Monday, December 1, 2008

Yes, Backlash.

This rhetoric from Andrew Sullivan is starting to piss me off.  First, after Prop 8 passed, he said it was a small loss we need to accept on our way towards winning a greater war.  He said we shouldn't be angry about Prop 8; with time and education, a majority will emerge that will institute gay marriage.  He said, we shouldn't oppose it in courts because that would be somehow illegitimate (even though Prop 8 is precisely the kind of issue that the supreme court is meant to address in the US construct of constitutional democracy).  Then, he saw the wave of protests that ensued and finally embraced that as a creative force, something that will propel us towards equal rights.  To those us who don't live in California, that entailed a greater sense of urgency to address equal rights in our own respective corners of the US as well as on the Federal level - hence the anger over what appear to be sign of the exact opposite effect in the NY state legislature, which I wrote about the previous entry.  But Mr. Sullivan tells us not to worry.  Backlash against gay marriage, he says, has inspired its own backlash in its defense.  The implication seems to be that letting NY go is also a good thing, because it is a small loss in a greater war.  However, as he is complacently watching our hopes slip, I have to ask: when do small losses start adding up to a momentum that becomes too hard to stop?  At what point does political strategism suffocate the goodwill of those minorities that seek equal rights?  Exactly how many poster children of oppression do we need?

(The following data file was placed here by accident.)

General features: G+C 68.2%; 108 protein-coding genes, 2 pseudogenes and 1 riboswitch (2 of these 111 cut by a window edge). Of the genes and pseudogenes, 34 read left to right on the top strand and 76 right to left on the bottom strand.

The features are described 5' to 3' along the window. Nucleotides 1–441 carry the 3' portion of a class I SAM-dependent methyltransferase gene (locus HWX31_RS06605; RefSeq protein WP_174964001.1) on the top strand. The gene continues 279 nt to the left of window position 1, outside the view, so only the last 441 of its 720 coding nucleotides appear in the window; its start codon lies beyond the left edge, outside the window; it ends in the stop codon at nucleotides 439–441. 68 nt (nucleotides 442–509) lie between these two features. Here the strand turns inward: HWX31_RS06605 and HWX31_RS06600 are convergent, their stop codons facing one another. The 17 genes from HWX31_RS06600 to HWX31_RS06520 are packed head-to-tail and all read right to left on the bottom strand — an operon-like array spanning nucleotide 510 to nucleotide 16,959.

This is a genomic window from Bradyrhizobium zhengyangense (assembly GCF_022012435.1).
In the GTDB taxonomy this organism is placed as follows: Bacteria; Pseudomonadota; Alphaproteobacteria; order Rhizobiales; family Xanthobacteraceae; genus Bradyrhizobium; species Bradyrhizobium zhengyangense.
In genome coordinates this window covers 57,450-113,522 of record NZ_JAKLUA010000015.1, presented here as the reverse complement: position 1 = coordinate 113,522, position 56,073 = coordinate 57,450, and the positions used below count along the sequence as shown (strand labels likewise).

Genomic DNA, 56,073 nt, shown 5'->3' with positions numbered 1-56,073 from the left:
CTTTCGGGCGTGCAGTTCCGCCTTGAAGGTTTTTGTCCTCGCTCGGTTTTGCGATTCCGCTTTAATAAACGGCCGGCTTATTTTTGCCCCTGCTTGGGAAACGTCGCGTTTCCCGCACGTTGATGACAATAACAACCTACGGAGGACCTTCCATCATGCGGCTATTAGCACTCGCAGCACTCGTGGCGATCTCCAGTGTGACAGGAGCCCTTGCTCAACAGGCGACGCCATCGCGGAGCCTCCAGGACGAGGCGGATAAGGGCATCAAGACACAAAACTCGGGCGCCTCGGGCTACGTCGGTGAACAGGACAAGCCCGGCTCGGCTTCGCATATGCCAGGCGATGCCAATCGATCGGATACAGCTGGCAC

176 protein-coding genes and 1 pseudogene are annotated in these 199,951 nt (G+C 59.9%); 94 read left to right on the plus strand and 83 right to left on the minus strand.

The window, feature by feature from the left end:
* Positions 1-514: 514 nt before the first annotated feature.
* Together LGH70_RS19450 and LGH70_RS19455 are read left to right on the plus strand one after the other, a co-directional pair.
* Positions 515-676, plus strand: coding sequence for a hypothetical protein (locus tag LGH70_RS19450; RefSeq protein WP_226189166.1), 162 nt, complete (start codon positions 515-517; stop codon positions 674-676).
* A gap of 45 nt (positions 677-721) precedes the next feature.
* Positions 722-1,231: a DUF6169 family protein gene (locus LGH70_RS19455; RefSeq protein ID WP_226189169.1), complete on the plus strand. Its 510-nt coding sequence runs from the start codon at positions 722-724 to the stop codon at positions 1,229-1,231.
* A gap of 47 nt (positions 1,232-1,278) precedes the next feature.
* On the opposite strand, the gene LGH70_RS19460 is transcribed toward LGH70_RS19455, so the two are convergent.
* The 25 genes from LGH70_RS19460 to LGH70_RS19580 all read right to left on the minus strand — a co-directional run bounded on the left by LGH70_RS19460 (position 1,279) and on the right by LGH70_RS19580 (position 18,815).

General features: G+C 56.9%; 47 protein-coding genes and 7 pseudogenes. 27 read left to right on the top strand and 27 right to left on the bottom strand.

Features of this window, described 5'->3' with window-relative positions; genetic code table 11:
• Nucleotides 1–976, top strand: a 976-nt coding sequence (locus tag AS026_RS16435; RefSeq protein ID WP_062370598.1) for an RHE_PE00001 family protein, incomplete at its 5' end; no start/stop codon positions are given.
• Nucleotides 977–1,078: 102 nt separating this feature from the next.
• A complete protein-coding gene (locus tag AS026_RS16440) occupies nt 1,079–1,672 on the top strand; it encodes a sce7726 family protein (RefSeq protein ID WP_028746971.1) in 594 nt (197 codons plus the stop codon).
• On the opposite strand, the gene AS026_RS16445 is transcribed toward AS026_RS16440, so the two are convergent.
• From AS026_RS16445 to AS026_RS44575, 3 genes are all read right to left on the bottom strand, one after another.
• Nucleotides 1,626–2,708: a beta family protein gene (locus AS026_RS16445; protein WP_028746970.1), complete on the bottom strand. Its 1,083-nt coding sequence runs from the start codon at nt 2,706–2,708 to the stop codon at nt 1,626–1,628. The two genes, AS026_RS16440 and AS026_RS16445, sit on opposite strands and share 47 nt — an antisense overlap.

Mr. Sullivan says "Winning illegitimately or prematurely could be worse."  I am confused: since when is legislation by simple majority of the populace the only legitimate way to pass a law?  What exactly is the legislature for?  And premature by what measure and whose judgement?  He concludes by saying "It is the fitful, messy process of moving forward in a democracy where everybody gets a say. I'd rather lose and live in such a democracy than win by violating it."  Makes sense, but I hate to inform him that to live in such a democracy, he needs to do one simple thing: move.  The US is a constitutional democracy, not a direct democracy.  

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